Honors: Now With More Competition

Graduating with honors has just gotten harder-—but is it fair?

Lela A. Brodsky

Last year's commencement morning exercises.

The words roll right off the tongue. “Oh me? I graduated from Harvard. With honors.”

It used to be that most of us could start practicing our delivery long before we actually got the precious degree. This June, however, the University will implement new standards that will slash the number of honors recipients by almost half and reveal a large percentage of us as total posers.

In May 2002, the faculty approved changes to the system which will cap honors designations at 60 percent of each graduating class—a far cry from the 90 percent who left this place with Latin insignia on their diplomas when designations were based on GPA cutoffs. This year will be the first that seniors will graduate under the new system, and some members of the Class of 2005 have already begun to protest, citing confusion and lack of transparency.

Hani N. Elias ’05, like most Social Studies concentrators, went into the field assuming it was honors-only. He says that word didn’t reach the students that changes were going into effect until late last year, and he is unsure whether the hard work he did on his thesis will translate into the Latin honors he thought he was guaranteed.

No one in the Class of 2005 can know for sure what the new rules will mean come June, but unavoidably, about 600 seniors who would have gotten honors last year will leave Harvard with only a diploma.

The administrators behind the change believe this is actually a good thing. The new policy, they argue, will make students worry less about grades and think further ahead about their education.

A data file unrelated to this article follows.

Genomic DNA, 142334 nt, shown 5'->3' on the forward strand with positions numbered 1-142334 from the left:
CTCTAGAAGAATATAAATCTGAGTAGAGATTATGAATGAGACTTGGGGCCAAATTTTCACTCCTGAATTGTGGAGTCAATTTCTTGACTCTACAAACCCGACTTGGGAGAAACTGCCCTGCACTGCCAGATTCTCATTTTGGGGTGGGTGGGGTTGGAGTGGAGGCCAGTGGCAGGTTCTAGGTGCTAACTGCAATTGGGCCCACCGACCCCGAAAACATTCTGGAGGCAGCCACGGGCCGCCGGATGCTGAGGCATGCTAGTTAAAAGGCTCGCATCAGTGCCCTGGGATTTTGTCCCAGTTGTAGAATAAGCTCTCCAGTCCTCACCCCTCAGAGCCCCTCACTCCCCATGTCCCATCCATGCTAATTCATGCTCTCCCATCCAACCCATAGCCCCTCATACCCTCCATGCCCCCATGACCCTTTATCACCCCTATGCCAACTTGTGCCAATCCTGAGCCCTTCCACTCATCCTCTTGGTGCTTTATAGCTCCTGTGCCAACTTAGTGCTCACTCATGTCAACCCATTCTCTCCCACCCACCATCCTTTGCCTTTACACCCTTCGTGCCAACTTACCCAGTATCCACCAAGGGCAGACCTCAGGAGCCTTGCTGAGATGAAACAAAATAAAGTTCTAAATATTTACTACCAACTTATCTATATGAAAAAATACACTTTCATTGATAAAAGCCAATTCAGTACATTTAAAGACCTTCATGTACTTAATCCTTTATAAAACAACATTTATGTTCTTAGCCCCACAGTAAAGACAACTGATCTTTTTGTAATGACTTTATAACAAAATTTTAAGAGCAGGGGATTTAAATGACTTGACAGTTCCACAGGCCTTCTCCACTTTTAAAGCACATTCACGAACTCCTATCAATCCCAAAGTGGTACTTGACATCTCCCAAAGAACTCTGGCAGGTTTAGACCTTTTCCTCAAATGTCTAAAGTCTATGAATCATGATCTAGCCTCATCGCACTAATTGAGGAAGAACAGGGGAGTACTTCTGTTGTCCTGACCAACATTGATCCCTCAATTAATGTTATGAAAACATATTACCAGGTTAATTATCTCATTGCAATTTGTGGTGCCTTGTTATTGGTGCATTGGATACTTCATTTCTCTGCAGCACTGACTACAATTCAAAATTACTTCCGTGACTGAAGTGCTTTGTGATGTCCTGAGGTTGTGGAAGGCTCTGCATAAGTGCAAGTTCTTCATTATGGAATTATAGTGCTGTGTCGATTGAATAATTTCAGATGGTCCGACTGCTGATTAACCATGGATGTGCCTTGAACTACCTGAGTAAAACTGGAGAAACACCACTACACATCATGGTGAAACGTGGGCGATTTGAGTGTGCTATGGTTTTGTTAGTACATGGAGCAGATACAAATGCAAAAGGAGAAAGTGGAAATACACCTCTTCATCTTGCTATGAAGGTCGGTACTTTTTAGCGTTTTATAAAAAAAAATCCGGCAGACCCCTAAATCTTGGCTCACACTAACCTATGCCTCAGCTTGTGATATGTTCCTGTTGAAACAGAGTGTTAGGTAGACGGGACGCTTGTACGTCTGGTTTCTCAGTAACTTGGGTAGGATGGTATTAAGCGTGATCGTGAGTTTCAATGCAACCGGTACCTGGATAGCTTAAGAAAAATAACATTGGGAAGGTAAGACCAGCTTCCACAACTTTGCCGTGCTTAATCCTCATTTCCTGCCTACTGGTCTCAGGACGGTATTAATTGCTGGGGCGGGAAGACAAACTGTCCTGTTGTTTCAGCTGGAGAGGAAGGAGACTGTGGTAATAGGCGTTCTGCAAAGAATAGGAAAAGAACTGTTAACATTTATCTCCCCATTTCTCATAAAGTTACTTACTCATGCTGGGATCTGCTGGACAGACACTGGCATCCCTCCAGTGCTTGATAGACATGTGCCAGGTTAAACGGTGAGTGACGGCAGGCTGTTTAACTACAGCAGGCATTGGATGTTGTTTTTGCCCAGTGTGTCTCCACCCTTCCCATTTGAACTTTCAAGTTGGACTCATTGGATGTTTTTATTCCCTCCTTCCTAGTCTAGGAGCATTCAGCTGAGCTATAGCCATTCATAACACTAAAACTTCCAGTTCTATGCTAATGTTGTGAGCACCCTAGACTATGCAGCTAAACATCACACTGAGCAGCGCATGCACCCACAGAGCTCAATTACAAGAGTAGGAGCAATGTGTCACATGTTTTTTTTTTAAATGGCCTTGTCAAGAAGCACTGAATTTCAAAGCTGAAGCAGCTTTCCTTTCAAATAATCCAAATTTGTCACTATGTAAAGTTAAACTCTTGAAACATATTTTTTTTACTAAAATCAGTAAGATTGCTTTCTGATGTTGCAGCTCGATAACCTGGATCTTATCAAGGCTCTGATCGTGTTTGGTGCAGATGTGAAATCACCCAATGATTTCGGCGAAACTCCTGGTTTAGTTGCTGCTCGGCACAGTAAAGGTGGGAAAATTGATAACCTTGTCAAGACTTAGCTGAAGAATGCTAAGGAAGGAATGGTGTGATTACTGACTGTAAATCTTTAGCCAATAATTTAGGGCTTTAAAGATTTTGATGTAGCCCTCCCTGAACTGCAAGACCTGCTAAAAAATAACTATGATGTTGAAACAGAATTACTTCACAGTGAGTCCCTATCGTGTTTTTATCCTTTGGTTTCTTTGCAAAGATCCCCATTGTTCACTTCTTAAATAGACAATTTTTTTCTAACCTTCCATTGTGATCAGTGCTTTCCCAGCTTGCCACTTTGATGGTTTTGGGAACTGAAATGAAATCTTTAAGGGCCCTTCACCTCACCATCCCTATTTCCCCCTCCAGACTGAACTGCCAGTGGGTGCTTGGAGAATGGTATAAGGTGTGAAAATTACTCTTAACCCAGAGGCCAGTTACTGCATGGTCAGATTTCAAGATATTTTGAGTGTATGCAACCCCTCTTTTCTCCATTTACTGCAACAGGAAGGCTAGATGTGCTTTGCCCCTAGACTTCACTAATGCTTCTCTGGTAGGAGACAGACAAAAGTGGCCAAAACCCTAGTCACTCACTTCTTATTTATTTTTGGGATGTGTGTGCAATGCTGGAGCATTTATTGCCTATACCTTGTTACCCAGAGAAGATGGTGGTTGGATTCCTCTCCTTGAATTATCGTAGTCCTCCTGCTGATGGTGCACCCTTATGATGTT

Assistant Dean of the College John O’Keefe, a staunch defender of the new policy, admits that the higher standards are bound to have some side effects. But those are hard to know before the change takes place. The first few classes to swallow the bitter pill will serve as guinea pigs for the new system.

HONORS, HONORS EVERYWHERE

When did honorifics get so commonplace?

“Grades have been going up since they were invented in the late 19th century,” O’Keefe says.

Things really took off in the 1970’s, when mean GPAs and honors rates climbed steadily before leveling off in the mid-1990’s. By then, a huge majority of students were graduating with some form of Latin honors.

The flood of honors continued unchecked until the 2001-2002 academic year, when the Educational Policy Committee (EPC) began one of Harvard’s periodic reviews of its grading practices. Discussions with each department revealed “considerable concern” with the system, launching internal deliberations about how to proceed, former Associate Dean of the College Jeffrey Wolcowitz writes in an e-mail.

Not long after, the Boston Globe publicized “Harvard’s dirty little secret” in a two-part front-page investigative piece called “Matters of Honor.” The story set off a storm of controversy as other Ivy League officials delighted in publicly mocking the Harvard honors system. The College knew that something had to be done. A series of proposals were eventually approved by the faculty in a unanimous vote.

O’Keefe insists that the changes were not made “because we wanted to look good in the New York Times.” Rather, he argues, it was a shift “motivated by concerns from faculty and students that wanted Latin honors to mean something to the world outside.”

As for those losing out because of the new rules, administrators and department heads alike express some sympathy. After all, had the Class of ’05 been born one year earlier, they would have had a much better shot at earning honors. But university officials stick to their guns, maintaining that the changes are necessary.

“A world where we’re giving honors to 90 percent of the class is a world where nobody’s getting honors that are meaningful at all,” O’Keefe says. Now, he reasons, each level of honors has that much more value for its recipients and the employers and graduate schools who take them.